Finding a Vet for Your Dog
Visit and ask questions before you choose a vet for your dog.
One of the things I look for in a veterinarian is a good bedside manner," says dog owner Diane Seidel of Calif. "We have moved twice, and each time I have to start all over finding the right vet for my 8-year-old Labrador Retriever, Darcy. When we first met our current vet, he ignored me to get down and greet Darcy, making him a winner in my book."
Leaving behind a veterinarian you trust and with whom you have a good relationship can make providing quality, consistent healthcare for your dog difficult. To find a new veterinarian (and one you'll have good chances of being happy with) when you relocate, follow these suggestions:
- Watch for opportunities to meet other dog owners in your neighborhood, and ask them for recommendations.
- Do the same with dog owners at your workplace.
- If you have a purebred dog, contact the local breed club for information about veterinarians in the area.
- If you are involved in a dog sport, ask other participants whom they recommend.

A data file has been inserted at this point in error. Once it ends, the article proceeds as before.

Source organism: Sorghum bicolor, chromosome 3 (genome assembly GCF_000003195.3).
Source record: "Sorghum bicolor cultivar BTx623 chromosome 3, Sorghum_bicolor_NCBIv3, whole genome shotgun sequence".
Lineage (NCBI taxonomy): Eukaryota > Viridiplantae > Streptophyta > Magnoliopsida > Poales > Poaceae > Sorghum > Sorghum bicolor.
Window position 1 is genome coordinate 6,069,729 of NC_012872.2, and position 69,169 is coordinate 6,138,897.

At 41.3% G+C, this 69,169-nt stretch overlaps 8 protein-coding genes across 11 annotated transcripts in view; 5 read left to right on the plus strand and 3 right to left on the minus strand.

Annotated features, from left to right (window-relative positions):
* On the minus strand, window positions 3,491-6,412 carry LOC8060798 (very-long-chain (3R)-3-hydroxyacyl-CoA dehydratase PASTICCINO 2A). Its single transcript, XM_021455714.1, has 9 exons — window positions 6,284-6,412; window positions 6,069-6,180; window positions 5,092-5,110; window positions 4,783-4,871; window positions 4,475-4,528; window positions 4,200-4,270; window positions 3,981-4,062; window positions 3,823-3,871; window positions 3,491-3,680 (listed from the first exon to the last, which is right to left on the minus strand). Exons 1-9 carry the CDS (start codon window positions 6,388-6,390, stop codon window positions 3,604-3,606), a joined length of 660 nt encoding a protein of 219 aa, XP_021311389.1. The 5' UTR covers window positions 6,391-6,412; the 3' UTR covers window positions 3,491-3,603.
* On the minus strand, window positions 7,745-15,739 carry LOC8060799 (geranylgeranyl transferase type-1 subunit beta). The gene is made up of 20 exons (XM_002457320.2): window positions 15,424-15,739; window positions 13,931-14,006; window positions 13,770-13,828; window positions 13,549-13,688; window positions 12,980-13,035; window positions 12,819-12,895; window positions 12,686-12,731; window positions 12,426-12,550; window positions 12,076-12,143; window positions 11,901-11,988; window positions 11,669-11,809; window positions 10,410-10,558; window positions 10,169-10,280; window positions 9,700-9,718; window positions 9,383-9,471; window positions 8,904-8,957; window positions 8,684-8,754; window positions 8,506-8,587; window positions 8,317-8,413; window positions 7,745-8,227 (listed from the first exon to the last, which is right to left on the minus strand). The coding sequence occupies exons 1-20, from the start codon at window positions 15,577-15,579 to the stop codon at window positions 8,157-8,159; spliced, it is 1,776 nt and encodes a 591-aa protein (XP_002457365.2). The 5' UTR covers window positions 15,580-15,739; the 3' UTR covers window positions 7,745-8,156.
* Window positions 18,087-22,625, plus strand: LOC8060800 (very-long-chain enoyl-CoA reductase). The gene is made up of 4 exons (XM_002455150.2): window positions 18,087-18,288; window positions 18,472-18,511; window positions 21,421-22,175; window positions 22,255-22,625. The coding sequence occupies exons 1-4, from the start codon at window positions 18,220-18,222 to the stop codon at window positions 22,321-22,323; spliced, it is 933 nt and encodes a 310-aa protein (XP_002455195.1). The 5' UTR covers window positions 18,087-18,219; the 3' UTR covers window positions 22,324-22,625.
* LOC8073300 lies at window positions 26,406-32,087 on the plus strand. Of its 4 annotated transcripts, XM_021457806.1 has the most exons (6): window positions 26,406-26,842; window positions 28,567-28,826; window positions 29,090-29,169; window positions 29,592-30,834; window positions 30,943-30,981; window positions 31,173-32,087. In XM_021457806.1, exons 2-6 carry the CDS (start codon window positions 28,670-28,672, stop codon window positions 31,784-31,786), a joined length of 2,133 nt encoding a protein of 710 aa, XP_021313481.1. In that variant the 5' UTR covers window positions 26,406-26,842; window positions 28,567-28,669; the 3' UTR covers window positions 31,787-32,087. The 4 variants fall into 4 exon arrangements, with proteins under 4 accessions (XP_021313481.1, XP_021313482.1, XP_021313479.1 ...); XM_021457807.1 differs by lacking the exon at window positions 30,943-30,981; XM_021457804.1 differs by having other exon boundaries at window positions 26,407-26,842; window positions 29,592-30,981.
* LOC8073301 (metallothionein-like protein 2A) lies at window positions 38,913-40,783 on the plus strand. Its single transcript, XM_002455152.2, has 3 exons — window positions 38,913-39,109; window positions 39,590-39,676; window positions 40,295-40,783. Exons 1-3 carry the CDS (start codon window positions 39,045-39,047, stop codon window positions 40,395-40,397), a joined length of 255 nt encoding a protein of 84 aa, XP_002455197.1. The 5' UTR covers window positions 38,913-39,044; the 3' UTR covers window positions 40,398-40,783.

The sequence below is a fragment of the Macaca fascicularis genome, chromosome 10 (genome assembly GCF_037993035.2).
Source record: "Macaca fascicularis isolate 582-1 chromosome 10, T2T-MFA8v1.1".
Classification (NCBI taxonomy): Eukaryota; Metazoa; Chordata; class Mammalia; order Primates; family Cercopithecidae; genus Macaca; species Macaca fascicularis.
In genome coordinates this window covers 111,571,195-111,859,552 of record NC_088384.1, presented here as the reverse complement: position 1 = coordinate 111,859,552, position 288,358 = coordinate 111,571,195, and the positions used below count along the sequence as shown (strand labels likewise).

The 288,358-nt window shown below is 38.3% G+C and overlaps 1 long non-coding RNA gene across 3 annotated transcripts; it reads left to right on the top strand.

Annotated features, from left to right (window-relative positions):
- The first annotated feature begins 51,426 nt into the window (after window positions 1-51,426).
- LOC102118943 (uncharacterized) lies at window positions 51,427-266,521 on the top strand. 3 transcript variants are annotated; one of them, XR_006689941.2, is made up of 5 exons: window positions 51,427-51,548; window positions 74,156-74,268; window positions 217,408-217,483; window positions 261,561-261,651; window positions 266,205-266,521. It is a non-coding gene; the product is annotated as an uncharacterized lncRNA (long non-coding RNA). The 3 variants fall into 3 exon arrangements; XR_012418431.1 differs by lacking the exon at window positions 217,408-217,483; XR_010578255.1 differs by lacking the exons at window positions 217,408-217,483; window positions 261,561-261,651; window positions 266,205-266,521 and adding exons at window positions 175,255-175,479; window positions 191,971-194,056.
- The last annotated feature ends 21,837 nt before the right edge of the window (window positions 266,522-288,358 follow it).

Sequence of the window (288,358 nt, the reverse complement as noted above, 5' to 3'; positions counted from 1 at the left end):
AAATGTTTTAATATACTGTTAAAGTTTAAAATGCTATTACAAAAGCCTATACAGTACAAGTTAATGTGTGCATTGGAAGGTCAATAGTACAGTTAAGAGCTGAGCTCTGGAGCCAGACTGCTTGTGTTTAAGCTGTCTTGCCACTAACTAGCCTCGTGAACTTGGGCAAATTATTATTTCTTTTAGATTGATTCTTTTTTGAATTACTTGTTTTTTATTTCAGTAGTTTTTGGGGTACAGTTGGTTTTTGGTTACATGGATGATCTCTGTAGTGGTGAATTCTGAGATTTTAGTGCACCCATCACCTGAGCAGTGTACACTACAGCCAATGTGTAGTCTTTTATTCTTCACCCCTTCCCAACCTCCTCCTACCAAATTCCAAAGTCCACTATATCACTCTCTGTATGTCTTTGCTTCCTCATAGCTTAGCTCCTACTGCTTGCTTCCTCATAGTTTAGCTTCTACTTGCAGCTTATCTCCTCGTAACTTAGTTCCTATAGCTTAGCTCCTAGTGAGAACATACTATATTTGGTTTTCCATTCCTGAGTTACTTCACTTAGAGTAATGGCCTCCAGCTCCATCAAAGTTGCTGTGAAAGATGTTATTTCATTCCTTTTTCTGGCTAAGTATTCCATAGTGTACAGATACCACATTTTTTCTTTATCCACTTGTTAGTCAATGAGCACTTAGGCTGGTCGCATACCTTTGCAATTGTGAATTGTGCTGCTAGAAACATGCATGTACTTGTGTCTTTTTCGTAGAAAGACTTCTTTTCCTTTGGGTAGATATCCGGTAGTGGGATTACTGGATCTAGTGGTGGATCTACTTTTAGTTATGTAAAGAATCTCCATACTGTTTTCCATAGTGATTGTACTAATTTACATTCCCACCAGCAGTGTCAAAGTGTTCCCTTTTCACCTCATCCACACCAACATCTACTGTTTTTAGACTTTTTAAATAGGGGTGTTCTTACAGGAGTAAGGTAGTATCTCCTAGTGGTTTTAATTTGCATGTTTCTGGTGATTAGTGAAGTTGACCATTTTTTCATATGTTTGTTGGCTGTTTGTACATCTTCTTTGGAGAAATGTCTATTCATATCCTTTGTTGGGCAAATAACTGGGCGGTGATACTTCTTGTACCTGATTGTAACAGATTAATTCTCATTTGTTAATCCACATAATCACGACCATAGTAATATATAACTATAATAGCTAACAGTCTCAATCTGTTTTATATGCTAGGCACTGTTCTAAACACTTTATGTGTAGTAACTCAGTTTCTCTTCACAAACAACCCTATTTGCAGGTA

Once you have a few names, narrow down the choices:
- Make an appointment to meet each veterinarian with your dog in tow.
- Observe the clinic's cleanliness and organization.
- Meet the staff and assess its efficiency and compassion.
- Ask about fees, available services, emergency care, boarding, and other associates in the clinic.
- Observe how the veterinarian relates to your dog and vice versa.
- Consider whether the veterinarian welcomes your questions and answers them completely.
After you have found a veterinarian, building a good relationship will help make the transition to a new healthcare situation easier. The groundwork you lay now will help you in the event something happens to your dog. Ensure that you and your veterinarian communicate well. Although the veterinarian has education, experience, and skills, you have the knowledge of your dog and his personality. Your veterinarian should take your observations seriously and willingly listen to your concerns. Remember that you and your veterinarian form a partnership that works to keep your dog healthy.
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